Wednesday, February 26, 2014

Texas State University set enrollment records in the Fall 2013 semester

Perras Benford
February 26, 2014

Enrollment at Texas State University has set a record high this school year, creating some advantages and disadvantages for students.

University officials announced a record enrollment of 35,568 students last fall, an increase from 34,225 during the fall of 2012. The increase has led to a diverse student body, but also stresses concerns like parking and class size.

University President Denise M. Trauth said in a statement this increase is a great thing for the university, because it helps to make Texas State stand out amongst other colleges in the state.

“Students and their families recognize our institution offers both an outstanding educational experience as well as an exceptional value,” she said.

The increased numbers at Texas State have also lead to an increase in minority students. Hispanic enrollment increased 12 percent with 10,682 students, leading to the Hispanic student population accounting for 30 percent of the entire student body.

Texas State Provost Eugene Bourgeois said in a statement he is pleased with the efforts made by administrators at Texas State to recruit students from all backgrounds.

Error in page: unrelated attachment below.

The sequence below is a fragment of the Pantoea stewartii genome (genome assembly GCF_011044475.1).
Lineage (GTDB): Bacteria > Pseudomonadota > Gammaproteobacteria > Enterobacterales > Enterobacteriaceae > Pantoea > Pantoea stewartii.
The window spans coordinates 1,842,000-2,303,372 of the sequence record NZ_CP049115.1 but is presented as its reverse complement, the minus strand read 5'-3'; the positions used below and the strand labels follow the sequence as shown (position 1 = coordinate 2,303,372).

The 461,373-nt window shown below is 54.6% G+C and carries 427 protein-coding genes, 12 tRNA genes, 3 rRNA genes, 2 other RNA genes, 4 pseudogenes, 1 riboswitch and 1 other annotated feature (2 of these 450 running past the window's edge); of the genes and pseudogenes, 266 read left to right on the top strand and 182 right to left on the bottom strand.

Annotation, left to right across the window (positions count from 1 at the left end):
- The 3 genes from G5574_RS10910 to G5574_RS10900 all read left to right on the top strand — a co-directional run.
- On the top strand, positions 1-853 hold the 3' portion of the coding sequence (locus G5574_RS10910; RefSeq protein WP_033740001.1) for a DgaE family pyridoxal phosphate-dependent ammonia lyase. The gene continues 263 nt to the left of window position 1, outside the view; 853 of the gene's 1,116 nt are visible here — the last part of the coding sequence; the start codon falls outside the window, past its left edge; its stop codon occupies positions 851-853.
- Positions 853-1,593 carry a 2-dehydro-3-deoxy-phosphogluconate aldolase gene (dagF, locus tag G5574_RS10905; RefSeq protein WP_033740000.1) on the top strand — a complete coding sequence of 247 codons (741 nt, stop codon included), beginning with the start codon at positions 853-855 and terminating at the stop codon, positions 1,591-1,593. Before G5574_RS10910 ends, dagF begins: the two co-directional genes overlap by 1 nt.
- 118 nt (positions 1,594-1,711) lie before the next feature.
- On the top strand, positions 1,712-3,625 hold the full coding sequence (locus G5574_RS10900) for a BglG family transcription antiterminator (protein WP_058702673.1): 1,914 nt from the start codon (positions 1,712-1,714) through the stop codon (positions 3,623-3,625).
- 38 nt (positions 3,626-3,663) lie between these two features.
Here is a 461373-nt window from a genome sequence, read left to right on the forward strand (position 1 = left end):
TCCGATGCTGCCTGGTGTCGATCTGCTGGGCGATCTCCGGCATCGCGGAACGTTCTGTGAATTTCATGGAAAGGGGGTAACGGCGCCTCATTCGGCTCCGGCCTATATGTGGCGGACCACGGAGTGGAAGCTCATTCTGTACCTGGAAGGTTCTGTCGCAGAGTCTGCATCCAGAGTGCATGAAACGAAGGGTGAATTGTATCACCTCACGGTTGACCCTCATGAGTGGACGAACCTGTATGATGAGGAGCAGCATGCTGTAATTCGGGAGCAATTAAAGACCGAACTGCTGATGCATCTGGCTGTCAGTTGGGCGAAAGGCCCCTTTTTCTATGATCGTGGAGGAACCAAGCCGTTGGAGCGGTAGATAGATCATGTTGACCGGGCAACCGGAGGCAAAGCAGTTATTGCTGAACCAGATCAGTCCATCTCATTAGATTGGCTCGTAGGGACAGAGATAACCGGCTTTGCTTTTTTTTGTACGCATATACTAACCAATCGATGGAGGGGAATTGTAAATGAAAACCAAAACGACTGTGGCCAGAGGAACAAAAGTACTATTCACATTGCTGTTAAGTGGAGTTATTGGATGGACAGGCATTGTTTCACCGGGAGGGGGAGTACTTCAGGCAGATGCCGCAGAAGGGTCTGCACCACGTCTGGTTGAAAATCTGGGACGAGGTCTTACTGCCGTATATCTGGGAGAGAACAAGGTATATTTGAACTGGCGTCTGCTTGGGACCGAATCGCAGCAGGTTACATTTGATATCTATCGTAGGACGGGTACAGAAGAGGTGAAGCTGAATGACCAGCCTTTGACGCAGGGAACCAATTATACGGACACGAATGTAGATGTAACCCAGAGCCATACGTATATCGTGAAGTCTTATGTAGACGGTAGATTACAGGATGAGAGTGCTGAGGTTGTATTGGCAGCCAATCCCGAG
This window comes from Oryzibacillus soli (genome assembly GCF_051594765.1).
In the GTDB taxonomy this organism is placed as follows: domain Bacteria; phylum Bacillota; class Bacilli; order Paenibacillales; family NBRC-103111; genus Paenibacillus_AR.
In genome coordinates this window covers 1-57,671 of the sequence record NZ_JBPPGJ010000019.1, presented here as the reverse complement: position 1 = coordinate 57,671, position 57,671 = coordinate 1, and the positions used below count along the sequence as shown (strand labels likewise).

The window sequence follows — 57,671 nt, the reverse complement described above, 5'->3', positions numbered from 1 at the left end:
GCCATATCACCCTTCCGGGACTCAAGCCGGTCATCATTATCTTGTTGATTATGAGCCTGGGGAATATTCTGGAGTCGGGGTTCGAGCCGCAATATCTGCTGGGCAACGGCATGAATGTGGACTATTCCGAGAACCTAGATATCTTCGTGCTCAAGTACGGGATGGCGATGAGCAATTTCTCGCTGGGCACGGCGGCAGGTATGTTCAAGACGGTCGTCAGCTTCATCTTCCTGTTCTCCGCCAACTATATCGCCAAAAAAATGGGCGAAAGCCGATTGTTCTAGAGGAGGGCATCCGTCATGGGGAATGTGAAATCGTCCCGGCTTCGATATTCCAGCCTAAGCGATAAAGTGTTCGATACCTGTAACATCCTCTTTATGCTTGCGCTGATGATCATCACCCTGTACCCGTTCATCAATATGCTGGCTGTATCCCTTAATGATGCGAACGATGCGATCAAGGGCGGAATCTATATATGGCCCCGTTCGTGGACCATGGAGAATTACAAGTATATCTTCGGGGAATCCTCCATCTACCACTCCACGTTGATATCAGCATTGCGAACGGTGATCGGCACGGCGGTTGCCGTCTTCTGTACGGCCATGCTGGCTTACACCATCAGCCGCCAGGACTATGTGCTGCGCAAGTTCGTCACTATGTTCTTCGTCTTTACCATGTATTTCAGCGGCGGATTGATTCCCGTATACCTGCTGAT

“As the demographics of Texas continue to shift, it is important that our institutions of higher learning adequately reflect the growing diversity of this state," he said.

Some students, like Sydney Afflitto, were drawn to attend Texas State because of the catering to minorities.

“I chose Texas State because of its diversity program,” said Afflitto.

The increased growth at Texas State has affected many areas of student life, including construction, class size, and parking.

 “Parking sucks,” said engineering major Gina Adibi. "Luckily I live at the Vistas, so I can walk to class. Otherwise I’d be screwed."

Adibi thinks it is a good thing for the campus size to increase.

“It is cool that we are becoming more well known,” she said.

Ashley Jefferies, a music major, shared a similar sentiment for campus growth.

“It makes our school more reputable,” she said.

Jefferies also expressed a need for bigger buildings. 

“They could do a better job at creating better buildings and facilities. For instance, the music building is super tiny," she said.

Other students said they would like to see the campus expand in order to accommodate the growing student population.

“Trying to find space in all of my classes has been hard, especially in my music classes,” music major Derek Thigpem said. 

The enrollment at Texas State does not appear to be slowing down anytime soon and University President Trauth thinks that is a good thing. 

"We take our role in preparing the next generation work force in Texas very seriously, so it is gratifying to see that so many incoming students are choosing to attend Texas State," she said. 

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